Blog by Sue Adams, CEO of Care & Repair England
When are we ‘old’?
As I struggled to set out the case for a more holistic view about housing for ‘older people’ to the DCLG Select Committee Inquiry, I am again struck by the weaknesses in analysis, and the shortcomings in some of the underlying data, with regard to a period of life which for many people now lasts for 30- 40 years.
Last week saw the publication of the DWPs ‘Family Resources Survey 15-16’. This is an important source of information on a range of trends*, including housing, disability and income.
As I poured over the report I was suddenly truck by the age divisions in the data presented for virtually every field except income (where age deciles are applied up to 85yrs +).
Whilst for all pre-retirement age groups a 15 year age span is used (e.g. 16-29, 30-45 etc.) for older people there is a single cluster i.e. 65yrs and over.
In looking for data and thinking through the implications for housing based on later life trends e.g. disability, housing type, caring responsibilities etc, this clumping together of everyone of 65yrs and over is not at all helpful.
For the majority of people (though obviously not all) there are significant differences between their experience of being a ‘younger old’ person in their 60s and 70s – fairly newly retired, often active and involved, compared with being over 80/85 years.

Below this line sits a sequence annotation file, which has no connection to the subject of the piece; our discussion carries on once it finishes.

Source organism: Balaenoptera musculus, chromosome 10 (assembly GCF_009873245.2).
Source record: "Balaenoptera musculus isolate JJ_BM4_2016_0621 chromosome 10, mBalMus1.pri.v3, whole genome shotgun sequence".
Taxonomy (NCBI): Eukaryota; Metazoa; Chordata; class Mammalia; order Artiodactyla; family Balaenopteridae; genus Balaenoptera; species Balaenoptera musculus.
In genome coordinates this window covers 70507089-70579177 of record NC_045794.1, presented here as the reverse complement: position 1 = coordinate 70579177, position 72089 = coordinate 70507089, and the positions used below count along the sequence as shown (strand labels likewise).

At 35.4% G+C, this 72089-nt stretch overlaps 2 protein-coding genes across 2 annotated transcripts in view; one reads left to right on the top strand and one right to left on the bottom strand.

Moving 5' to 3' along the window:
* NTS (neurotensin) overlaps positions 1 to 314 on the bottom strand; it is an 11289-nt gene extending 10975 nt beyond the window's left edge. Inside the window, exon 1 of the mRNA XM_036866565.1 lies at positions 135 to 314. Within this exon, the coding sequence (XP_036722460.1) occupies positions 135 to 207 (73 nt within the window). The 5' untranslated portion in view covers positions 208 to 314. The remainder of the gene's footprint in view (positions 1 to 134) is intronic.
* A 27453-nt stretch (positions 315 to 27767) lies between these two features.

Happily, some people do remain fit and active throughout their later years, but for the majority there are significantly greater risks e.g. of health decline, loss of mobility, dementia, loss of life partner etc after 80. These factors can all impact on housing and care needs.
Undoubtedly, recognising later life diversity & inequality (e.g. healthy life expectancy, income etc) is an important starting point, but we do need some overarching figures on headline trends too.
These valuable national data sources need to look again at the assumptions underpinning approaches to age division, to recognise the implications of increased longevity and develop more nuanced thinking about later life.
* The Family Resources Survey is a continuous household survey which collects information on a representative sample of private households in the United Kingdom. Detailed information is recorded on respondents’ income from all sources; housing tenure; caring needs and responsibilities; disability; expenditure on housing; education; pension scheme participation; childcare; family circumstances; child maintenance.